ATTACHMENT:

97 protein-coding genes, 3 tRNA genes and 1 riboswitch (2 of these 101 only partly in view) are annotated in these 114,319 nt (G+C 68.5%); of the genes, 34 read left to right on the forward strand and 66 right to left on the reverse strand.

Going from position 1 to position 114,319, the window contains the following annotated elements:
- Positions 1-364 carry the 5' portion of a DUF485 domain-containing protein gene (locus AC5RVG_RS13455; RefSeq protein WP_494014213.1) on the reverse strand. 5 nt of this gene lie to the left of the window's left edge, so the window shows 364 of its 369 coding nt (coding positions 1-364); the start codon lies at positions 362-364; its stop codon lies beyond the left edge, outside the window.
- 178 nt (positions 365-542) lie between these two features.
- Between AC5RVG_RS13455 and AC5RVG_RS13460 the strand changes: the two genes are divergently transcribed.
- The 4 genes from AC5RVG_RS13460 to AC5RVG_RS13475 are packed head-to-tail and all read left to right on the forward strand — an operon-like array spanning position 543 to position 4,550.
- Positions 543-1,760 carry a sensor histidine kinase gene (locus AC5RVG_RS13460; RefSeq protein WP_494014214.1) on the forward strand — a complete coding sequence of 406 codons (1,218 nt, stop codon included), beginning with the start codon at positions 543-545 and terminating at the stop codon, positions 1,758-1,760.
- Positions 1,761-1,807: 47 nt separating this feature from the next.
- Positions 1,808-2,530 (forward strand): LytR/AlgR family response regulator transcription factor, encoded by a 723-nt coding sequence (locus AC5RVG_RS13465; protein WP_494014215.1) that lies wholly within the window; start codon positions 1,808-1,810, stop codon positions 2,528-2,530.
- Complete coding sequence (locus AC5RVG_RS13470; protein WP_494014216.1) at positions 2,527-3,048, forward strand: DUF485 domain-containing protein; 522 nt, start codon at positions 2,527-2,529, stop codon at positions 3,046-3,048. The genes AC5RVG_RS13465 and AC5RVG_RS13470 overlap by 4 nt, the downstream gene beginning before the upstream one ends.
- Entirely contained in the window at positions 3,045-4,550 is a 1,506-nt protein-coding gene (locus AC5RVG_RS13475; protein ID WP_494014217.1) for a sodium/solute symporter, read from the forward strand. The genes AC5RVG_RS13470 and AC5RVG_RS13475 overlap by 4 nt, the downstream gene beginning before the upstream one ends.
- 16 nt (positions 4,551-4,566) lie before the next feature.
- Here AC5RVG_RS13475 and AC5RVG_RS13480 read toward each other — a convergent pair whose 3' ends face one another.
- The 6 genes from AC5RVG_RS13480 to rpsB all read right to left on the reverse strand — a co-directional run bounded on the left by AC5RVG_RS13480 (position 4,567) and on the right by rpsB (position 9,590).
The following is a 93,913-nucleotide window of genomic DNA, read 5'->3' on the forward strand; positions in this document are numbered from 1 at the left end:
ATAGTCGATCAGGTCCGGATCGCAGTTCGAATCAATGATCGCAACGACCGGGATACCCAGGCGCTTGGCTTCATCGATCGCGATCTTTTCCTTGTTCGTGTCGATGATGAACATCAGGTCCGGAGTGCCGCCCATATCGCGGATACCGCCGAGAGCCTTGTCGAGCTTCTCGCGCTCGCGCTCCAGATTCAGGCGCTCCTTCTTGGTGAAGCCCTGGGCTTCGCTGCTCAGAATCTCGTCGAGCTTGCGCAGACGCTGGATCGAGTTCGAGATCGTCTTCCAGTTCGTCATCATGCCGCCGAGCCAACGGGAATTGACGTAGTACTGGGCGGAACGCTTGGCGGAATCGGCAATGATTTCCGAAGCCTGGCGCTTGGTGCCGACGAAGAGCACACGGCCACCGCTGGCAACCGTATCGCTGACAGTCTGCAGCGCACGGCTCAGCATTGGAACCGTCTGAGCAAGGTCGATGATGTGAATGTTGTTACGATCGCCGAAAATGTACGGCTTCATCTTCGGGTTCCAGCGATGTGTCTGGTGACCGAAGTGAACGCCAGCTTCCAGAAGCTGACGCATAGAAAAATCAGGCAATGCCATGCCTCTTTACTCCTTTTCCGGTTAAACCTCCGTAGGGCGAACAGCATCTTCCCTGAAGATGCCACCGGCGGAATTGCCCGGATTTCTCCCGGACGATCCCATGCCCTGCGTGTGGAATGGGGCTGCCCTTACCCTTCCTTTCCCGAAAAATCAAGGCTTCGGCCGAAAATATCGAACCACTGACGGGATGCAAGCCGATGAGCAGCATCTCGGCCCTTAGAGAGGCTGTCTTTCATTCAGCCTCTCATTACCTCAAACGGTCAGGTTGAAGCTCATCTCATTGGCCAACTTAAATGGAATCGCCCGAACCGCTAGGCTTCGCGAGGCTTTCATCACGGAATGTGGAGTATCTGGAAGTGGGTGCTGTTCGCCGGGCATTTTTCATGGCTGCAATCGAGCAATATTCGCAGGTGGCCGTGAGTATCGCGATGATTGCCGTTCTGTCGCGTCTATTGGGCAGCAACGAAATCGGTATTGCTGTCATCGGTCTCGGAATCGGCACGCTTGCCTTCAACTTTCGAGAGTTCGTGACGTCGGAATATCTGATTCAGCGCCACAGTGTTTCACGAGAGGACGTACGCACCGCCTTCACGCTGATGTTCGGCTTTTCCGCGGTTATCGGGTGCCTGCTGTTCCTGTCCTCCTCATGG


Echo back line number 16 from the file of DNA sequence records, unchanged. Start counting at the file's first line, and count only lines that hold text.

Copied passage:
ATAGTCGATCAGGTCCGGATCGCAGTTCGAATCAATGATCGCAACGACCGGGATACCCAGGCGCTTGGCTTCATCGATCGCGATCTTTTCCTTGTTCGTGTCGATGATGAACATCAGGTCCGGAGTGCCGCCCATATCGCGGATACCGCCGAGAGCCTTGTCGAGCTTCTCGCGCTCGCGCTCCAGATTCAGGCGCTCCTTCTTGGTGAAGCCCTGGGCTTCGCTGCTCAGAATCTCGTCGAGCTTGCGCAGACGCTGGATCGAGTTCGAGATCGTCTTCCAGTTCGTCATCATGCCGCCGAGCCAACGGGAATTGACGTAGTACTGGGCGGAACGCTTGGCGGAATCGGCAATGATTTCCGAAGCCTGGCGCTTGGTGCCGACGAAGAGCACACGGCCACCGCTGGCAACCGTATCGCTGACAGTCTGCAGCGCACGGCTCAGCATTGGAACCGTCTGAGCAAGGTCGATGATGTGAATGTTGTTACGATCGCCGAAAATGTACGGCTTCATCTTCGGGTTCCAGCGATGTGTCTGGTGACCGAAGTGAACGCCAGCTTCCAGAAGCTGACGCATAGAAAAATCAGGCAATGCCATGCCTCTTTACTCCTTTTCCGGTTAAACCTCCGTAGGGCGAACAGCATCTTCCCTGAAGATGCCACCGGCGGAATTGCCCGGATTTCTCCCGGACGATCCCATGCCCTGCGTGTGGAATGGGGCTGCCCTTACCCTTCCTTTCCCGAAAAATCAAGGCTTCGGCCGAAAATATCGAACCACTGACGGGATGCAAGCCGATGAGCAGCATCTCGGCCCTTAGAGAGGCTGTCTTTCATTCAGCCTCTCATTACCTCAAACGGTCAGGTTGAAGCTCATCTCATTGGCCAACTTAAATGGAATCGCCCGAACCGCTAGGCTTCGCGAGGCTTTCATCACGGAATGTGGAGTATCTGGAAGTGGGTGCTGTTCGCCGGGCATTTTTCATGGCTGCAATCGAGCAATATTCGCAGGTGGCCGTGAGTATCGCGATGATTGCCGTTCTGTCGCGTCTATTGGGCAGCAACGAAATCGGTATTGCTGTCATCGGTCTCGGAATCGGCACGCTTGCCTTCAACTTTCGAGAGTTCGTGACGTCGGAATATCTGATTCAGCGCCACAGTGTTTCACGAGAGGACGTACGCACCGCCTTCACGCTGATGTTCGGCTTTTCCGCGGTTATCGGGTGCCTGCTGTTCCTGTCCTCCTCATGG